For Historic Trenton’s Day in the Life, we’re looking back through newspapers from the beginning and examining everyday problems, solutions, and needs during historic Trenton’s past. Today, we return to Saturday, April 14, 1917. Congress was looking to introduce the  Daylight Savings act of 1917, and Europe was engulfed in the first world war. 

In the city of Trenton, the industrial side was on full display on the morning of Saturday, April 14, 1917. The American Bridge Company launched the sixth-largest barge of the year at 10:12 a.m. on the dot. A barge is a flat-bottomed boat for carrying freights. They are typically used on canals and rivers like the Delaware River and the D&R canal. 

This particular barge was equipped with gauge tacks and could transport 16 railroads carts up and down the river. American Bridge Company was formed in 1900 after JP Morgan & Company undertook a consolidation of the bridge construction industry in the United States. This was part of a more extensive merger of 27 companies that commanded 90 percent of the bridge-building market in the U.S. 

In other news, the Trenton Masons were creating a new Masonic Temple on April 14th; and on and May 1st, a committee purchased five properties on West State Street. It cost the Masons $140,000, or roughly $3,144,575 in today’s money, to build the temple in the City of Trenton. In addition, it was a busy week for the Trenton Masons as they, according to the New York Times Newspaper, hosted the 131st annual meeting of the Masonic Grand Lodge of New Jersey on April 18, 1917.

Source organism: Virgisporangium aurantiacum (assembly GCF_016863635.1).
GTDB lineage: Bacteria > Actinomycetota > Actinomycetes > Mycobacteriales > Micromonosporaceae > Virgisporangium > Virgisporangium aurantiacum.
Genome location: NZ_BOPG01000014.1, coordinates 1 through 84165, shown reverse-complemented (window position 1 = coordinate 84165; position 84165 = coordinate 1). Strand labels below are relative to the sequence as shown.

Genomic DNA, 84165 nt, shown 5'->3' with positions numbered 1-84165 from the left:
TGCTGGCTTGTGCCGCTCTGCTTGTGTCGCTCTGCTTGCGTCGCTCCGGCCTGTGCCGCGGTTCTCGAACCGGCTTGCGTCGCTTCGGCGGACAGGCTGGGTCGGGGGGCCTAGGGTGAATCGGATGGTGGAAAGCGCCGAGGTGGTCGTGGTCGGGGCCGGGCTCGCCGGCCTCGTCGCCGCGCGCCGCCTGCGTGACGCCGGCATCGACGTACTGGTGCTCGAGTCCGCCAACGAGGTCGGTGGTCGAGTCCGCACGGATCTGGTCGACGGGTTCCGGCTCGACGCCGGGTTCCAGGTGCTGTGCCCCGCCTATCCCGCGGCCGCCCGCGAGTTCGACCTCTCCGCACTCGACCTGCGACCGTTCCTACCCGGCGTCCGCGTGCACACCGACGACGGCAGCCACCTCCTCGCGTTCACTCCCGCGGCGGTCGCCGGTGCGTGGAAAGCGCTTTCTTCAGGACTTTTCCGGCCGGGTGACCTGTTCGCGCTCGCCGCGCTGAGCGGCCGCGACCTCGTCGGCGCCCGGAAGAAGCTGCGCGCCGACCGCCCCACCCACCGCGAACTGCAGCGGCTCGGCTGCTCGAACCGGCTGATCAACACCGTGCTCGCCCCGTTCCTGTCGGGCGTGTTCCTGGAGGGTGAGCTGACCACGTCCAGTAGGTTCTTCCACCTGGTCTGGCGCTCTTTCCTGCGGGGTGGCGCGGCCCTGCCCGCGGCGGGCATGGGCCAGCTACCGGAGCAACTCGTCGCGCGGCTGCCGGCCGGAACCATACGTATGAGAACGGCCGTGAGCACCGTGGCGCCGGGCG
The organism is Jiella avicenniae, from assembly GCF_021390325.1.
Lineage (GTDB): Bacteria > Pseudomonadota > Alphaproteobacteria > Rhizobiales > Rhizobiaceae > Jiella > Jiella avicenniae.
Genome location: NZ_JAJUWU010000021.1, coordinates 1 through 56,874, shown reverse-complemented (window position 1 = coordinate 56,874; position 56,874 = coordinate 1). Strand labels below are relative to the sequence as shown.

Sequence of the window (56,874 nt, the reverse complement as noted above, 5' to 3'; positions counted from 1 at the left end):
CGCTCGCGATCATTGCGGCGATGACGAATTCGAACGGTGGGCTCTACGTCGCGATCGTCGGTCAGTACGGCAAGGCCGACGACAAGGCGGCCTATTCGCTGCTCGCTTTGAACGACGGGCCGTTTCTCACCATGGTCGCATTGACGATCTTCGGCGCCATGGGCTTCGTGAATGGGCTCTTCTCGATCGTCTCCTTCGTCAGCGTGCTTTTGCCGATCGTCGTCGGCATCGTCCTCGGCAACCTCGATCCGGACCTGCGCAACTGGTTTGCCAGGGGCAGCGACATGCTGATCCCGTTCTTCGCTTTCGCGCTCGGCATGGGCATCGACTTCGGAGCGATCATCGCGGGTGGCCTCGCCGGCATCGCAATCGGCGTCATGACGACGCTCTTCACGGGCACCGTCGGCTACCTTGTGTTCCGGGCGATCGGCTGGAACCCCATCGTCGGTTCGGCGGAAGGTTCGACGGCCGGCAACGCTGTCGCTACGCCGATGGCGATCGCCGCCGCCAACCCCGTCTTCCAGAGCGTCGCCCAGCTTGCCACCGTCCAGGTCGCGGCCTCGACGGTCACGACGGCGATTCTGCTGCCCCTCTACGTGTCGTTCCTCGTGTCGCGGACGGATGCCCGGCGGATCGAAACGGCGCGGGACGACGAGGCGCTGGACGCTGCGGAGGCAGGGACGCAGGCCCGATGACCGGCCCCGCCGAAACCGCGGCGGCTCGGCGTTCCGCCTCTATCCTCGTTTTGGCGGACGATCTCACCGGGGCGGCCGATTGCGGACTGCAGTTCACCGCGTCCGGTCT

The Rotary Club of Newark was following the lead of the Trenton Rotary Club to urge federal authorities to provide for the soldiers and sailors that were fighting during World War I. They scheduled an enlistment day for the following week throughout the state of New Jersey. Finally, a prophetic headline, which read “Bet is 10 to 1 that war lasts over July,” actually rang true as WWI continued until 1918, changing the face of modern warfare and ranking among the deadliest conflicts in world history.

About Author